Green Living: Attracting Wildlife to Your Green Garden

One "green living" approach to gardening is to create a habitat that attracts and supports wildlife. A green garden is a haven where wildlife can make homes, feed, and breed safely without danger from pesticides and other chemicals. You can help wildlife species to recover from the decimating effects of changes in farming methods and disappearing natural habitat.

What you plant in your garden affects the kinds of birds, insects, mammals, and amphibians that choose to live there. Think carefully about the species you want to see, and grow the appropriate plants to attract them. (Fuchsias and salvias, for example, encourage hummingbirds to visit). If you grow the wrong plants, you may attract unwanted species like ants, slugs, and moles that may make it impossible for other plants to survive.

Wildlife isn't limited to furry critters. You may think all insects are unwanted visitors to your garden, but that's not the case at all. A bug is your friend if it helps pollinate your plants or controls the population of bad bugs. For example, honeybees are nature's great pollinators; dragonflies eat mosquito larvae and adults; and ground beetles feed on root maggots, caterpillars, and slugs, among other things.

Make your garden as varied as possible to attract as many species as possible, by following these suggestions:

  • Plants, such asroses, honeysuckle, and lavender each attract different insects like bees and butterflies.
  • A woodpile encourages another set of garden dwellers. You may find frogs in the woodpile if it's damp; and if it's big enough to offer a safe place, a rabbit may move in.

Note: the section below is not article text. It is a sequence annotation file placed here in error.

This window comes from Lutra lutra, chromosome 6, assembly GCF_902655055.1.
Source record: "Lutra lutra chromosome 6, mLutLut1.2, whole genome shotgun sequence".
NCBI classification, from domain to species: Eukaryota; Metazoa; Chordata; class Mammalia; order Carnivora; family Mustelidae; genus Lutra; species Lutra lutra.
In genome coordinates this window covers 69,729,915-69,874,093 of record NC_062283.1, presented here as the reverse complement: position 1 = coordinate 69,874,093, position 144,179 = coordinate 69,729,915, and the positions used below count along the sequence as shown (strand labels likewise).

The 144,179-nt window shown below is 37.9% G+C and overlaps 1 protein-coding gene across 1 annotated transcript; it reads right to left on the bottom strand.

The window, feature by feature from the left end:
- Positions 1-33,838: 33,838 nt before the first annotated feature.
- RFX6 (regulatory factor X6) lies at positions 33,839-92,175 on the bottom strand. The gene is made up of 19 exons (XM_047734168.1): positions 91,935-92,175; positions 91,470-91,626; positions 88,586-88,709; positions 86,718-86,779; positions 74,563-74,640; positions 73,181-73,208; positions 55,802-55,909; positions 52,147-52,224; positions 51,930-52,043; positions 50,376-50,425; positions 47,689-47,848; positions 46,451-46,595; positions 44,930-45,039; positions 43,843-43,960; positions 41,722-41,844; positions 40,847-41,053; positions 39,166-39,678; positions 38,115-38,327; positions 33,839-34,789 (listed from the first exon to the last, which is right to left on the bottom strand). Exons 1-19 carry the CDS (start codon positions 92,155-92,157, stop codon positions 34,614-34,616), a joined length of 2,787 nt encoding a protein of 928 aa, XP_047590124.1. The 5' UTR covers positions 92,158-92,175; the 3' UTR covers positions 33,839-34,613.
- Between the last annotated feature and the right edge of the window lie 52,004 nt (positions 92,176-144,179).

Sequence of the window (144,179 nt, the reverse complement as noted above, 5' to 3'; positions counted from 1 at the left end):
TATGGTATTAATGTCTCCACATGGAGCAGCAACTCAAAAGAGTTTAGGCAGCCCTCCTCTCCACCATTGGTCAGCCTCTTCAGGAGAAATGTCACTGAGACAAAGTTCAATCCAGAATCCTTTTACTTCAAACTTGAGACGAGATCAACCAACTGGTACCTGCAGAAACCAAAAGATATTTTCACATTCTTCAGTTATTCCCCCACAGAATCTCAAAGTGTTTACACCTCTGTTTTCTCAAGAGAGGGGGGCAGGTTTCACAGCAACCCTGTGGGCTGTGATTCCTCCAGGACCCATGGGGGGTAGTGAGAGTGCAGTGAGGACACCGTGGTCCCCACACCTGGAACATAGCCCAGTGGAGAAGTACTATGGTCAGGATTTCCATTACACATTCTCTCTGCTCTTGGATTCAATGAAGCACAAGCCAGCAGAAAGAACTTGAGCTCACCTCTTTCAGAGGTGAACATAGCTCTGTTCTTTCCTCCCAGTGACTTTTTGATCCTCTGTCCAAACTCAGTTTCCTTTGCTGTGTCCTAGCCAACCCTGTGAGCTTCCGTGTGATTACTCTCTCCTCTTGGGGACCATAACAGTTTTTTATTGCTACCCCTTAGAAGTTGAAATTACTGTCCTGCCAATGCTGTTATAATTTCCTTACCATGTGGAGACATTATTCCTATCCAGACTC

• A wildflower patch can encourage native insects (including butterflies) and birds to linger in your garden. Growing a wildflower patch can be as simple as planting a wildflower mix seed packet that's available at garden stores — just make sure that the packet notes the climate zone and area for which the flowers are intended so that you know the flowers are well-suited for your area. Garden center staff also can help you choose wildflower seeds and plants to get you started.
  • A water source created from an old bath or basin — or, on a larger scale, a pond — draws everything from dragonflies and frogs to birds and snails.
    Change the water in your basin or pond regularly to prevent it from becoming a mosquito-breeding ground, or use a mosquito dunk, which is a small tablet that you drop into the water to kill mosquito larvae. The biological control versions of the dunks contain bacteria that destroy the larvae and are much better for the environment than chemical versions.
  • Hedges are great for attracting birds and insects and providing protected space for small animals to make their homes. Grow as many different hedge plants as possible together in your hedge because each different plant attracts different species.
  • Trees and shrubs that produce fruit, berries, and seeds are sources of food for your furry and feathered friends.

Boxes and feeders attract birds, bats, and bugs galore.

Visit the National Wildlife Federation for a little inspiration and the exact steps you need to create a Certified Wildlife Habitat.

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